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In Israel and the Palestinian territories, decades of conflict have not offered ripe soil for mutual understanding and peace on reasonable terms. Endless confrontation has eroded hopes for successful negotiations. Nonetheless, the frequent reference to a ‘status quo’ in the Israeli-Palestinian conflict is mistaken – in my opinion, it’s pure political rhetoric and this conflict is anything but one of attrition.

Every day, new settler houses are being built in the West Bank and east Jerusalem – on Palestinian land. Everyday bricks are added to the anti-terrorist fence (or apartheid wall, as some call it), thereby outcasting communities of shared history, as well as hindering commerce and splitting communities (and families) apart. The Israeli government, meanwhile, has authorised the building of hundreds of thousands of new settlement houses in the West Bank and the so-called ‘barrier’, which is in part a 26 ft tall (8metres) concrete wall, will soon reach completion. This construction and the ongoing settlements are durable problems that will hinder any proposal for a peaceful solution. Israeli politicians will never surrender land they claim to control for security reasons (the wall does not follow the UN’s ‘green line’ but includes an extra 10% of the West Bank). ‘Status quo’ may refer to stalled political negotiations, but it certainly does not reflect reality on the ground. Israelis are taking over Palestinian land and expropriating it on flimsy grounds, day-by-day.

Israel is paranoid about its security – for good reasons. Yet, what its government is orchestrating in the West Bank’s areas B and C (respectively 60% and 22% of the West Bank) is the use of security as an alibi to permanently station its military forces, control Palestinian mobility, and seize unoccupied (or partly occupied) Palestinian land.

Never will I come to terms with such practices. Article 49 of the 4th Geneva Convention is clear about the military occupation of land: the occupier may not under any circumstances exploit and profit from the resources of occupied lands. But this is exactly what is happening.  Israel’s practices in the Jordan Valley are a case in point: settlers monopolise access to water and grow scores of palm trees for dates; and they also farm fish, grow passion fruit, bananas, etc. – on deprived land where locals lack the ability to farm for themselves. A mere afternoon with an Israeli NGO in the West Bank is evocative of the scale of the settlers’ enterprise on land that was more-or-less extorted from local farmers, who, ironically, often end up working for those who exploit their land.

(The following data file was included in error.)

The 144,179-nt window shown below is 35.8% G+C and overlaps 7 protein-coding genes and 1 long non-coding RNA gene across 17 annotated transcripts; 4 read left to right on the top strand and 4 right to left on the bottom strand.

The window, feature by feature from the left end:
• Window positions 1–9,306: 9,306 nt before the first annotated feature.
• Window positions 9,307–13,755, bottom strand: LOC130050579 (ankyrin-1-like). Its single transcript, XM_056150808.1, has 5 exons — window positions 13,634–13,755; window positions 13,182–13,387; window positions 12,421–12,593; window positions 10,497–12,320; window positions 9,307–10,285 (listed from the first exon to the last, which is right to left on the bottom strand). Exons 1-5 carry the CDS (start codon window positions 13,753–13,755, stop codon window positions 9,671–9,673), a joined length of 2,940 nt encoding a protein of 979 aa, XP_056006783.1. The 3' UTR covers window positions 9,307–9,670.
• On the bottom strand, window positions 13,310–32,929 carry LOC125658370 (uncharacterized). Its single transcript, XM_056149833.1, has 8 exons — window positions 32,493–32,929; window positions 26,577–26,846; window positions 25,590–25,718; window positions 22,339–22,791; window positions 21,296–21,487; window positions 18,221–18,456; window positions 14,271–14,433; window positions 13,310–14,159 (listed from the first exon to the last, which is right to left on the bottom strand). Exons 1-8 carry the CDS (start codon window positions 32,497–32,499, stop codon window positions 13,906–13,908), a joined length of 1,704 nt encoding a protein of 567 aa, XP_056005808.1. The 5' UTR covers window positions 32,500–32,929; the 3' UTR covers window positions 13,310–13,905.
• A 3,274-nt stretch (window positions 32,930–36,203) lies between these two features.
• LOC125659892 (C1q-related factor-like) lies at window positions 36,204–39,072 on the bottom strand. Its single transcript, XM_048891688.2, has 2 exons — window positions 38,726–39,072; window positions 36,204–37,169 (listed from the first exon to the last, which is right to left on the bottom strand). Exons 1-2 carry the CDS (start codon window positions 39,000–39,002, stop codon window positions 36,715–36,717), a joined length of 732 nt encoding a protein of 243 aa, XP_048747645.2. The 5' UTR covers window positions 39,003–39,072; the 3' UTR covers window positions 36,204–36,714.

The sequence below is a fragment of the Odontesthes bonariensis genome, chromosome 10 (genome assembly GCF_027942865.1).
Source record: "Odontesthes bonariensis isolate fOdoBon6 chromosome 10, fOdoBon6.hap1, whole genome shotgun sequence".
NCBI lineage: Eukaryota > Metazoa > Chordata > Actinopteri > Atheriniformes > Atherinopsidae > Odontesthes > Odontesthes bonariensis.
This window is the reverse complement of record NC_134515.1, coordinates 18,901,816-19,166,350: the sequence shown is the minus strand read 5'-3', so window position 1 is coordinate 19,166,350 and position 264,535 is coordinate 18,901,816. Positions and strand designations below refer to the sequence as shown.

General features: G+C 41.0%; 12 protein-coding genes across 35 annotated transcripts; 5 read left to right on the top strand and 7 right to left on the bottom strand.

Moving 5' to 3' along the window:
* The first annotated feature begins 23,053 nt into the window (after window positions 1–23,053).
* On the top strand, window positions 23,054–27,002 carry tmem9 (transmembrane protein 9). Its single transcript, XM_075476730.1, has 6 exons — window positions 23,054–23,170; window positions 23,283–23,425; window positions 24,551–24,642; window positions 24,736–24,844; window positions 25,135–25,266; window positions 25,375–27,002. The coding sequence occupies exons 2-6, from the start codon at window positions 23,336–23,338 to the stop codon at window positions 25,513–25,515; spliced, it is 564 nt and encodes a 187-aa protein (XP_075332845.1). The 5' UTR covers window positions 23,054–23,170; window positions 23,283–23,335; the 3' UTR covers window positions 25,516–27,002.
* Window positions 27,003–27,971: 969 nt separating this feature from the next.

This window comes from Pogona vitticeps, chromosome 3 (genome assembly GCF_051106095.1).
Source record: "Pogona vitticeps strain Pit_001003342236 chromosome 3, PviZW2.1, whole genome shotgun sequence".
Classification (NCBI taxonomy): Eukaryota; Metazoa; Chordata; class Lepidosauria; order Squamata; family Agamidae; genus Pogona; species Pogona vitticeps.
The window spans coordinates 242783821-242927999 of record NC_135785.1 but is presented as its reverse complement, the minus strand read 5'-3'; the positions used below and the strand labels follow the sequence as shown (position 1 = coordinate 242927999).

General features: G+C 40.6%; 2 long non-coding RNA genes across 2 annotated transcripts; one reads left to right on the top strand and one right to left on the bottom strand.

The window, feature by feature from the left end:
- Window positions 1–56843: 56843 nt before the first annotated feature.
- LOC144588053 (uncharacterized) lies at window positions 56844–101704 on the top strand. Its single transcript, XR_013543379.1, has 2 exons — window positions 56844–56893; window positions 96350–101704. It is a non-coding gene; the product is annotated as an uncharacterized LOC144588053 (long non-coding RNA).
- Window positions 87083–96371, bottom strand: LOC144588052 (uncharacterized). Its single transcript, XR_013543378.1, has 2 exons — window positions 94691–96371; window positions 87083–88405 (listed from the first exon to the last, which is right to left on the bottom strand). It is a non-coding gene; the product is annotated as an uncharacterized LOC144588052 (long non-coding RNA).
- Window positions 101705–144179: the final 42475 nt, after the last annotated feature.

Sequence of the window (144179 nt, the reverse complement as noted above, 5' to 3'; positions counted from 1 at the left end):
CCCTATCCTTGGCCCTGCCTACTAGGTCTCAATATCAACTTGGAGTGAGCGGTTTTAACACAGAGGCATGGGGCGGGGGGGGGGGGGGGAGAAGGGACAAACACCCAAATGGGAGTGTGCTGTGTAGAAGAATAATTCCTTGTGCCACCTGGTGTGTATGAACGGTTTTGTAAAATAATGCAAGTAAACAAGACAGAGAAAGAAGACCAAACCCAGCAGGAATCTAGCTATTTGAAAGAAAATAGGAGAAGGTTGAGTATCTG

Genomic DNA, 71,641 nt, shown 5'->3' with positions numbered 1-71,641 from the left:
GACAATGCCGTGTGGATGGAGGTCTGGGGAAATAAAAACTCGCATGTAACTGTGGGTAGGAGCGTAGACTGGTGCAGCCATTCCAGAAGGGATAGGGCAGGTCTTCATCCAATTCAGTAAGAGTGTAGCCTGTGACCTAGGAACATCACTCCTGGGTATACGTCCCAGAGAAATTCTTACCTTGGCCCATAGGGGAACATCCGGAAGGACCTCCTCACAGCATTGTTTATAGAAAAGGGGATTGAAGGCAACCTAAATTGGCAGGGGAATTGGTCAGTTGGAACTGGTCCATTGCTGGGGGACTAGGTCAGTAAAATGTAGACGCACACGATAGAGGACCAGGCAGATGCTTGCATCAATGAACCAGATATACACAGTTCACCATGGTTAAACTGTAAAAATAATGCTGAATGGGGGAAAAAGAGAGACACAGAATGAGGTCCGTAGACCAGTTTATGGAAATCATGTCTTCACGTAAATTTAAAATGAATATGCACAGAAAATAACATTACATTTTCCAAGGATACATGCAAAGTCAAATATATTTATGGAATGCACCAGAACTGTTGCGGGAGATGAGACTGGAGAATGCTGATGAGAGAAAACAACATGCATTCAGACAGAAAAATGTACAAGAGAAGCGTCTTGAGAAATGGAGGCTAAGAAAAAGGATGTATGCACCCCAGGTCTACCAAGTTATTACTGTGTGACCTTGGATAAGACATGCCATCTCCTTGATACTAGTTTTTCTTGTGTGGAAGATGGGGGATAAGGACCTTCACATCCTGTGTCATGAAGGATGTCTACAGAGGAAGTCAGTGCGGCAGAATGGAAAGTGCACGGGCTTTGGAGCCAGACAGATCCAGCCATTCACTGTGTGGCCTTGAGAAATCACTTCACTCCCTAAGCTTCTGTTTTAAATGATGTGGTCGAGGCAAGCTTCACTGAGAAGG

Economic use of foreign territory is bad enough, but expropriation and the violation of basic rights is worse. A new Israeli government should be more reasonable and recall its military from the West Bank’s area C and return most of the occupied land. But removing settlements  (that are now authentic communities and villages) is politically unimaginable, meaning that politicians will never negotiate on the basis of fair claims for both parties. Furthermore, the situation in Hebron‘s H2 zone, where Palestinians survive (their existence cannot be described as a ‘living’) under constant threat of arbitrary arrests and persecution is unacceptable from any state claiming to be democratic.

Trying to keep the peace (Flickr)

The end of the abominable barbed wire and check points that separate two peoples who have lived side by side for millennia is not foreseeable, but nor is it impossible. The main problem is a lack of political will on the Israeli side and growing antagonism on the side of the Palestinians who experience constant injustice. The latter is unfortunately manipulated by Hamas and other groups favouring armed resistance against Israel.

 

Meanwhile, European and American foreign policy towards Israel is toothless.
Israel has no immediate interest in ending its policies in the West Bank and Gaza. Settlements expand Jewish influence in the West Bank and relieve Israel from housing shortages; the separation wall cuts off Jerusalem’s Arabs from Ramallah and the rest of the West Bank; and the on-going control of Gaza by Hamas’s extremists justifies Israel’s harsh clamp down on West Bank inhabitants. Clearly, allies are not genuinely pressuring Netanyahu and his right-wing coalition. Now that Iran is coming back onto the agenda, Israel will be key to the US in defusing a potential Iranian-initiated nuclear proliferation. Surely, if Iran were to acquire the A-bomb, Saudi Arabia and Turkey – not to mention Egypt and Syria – would be next. But power politics of this sort keep swallowing up concerns over the daily life of the Palestinian people.

Let’s not forget them. We, the west, started this mess by failing to uphold our promises before and during World War I and allowed it to develop  because we felt guilty – and rightly so – about World War II. We ought to try harder to solve the dispute, especially whilst the wise Abbas is still around. I do not dare to imagine what could happen under more radical Palestinian leadership. Today,  at least, radical policies and rhetoric come mainly from Netanyahu’s government, including extreme views from Avigdor Lieberman, the Minister of Foreign Affairs, and others who, in my opinion, use Hamas and Gaza as a scapegoat time and again. Israelis should stop buying into their discourse and demand that both parties reconcile to negotiations.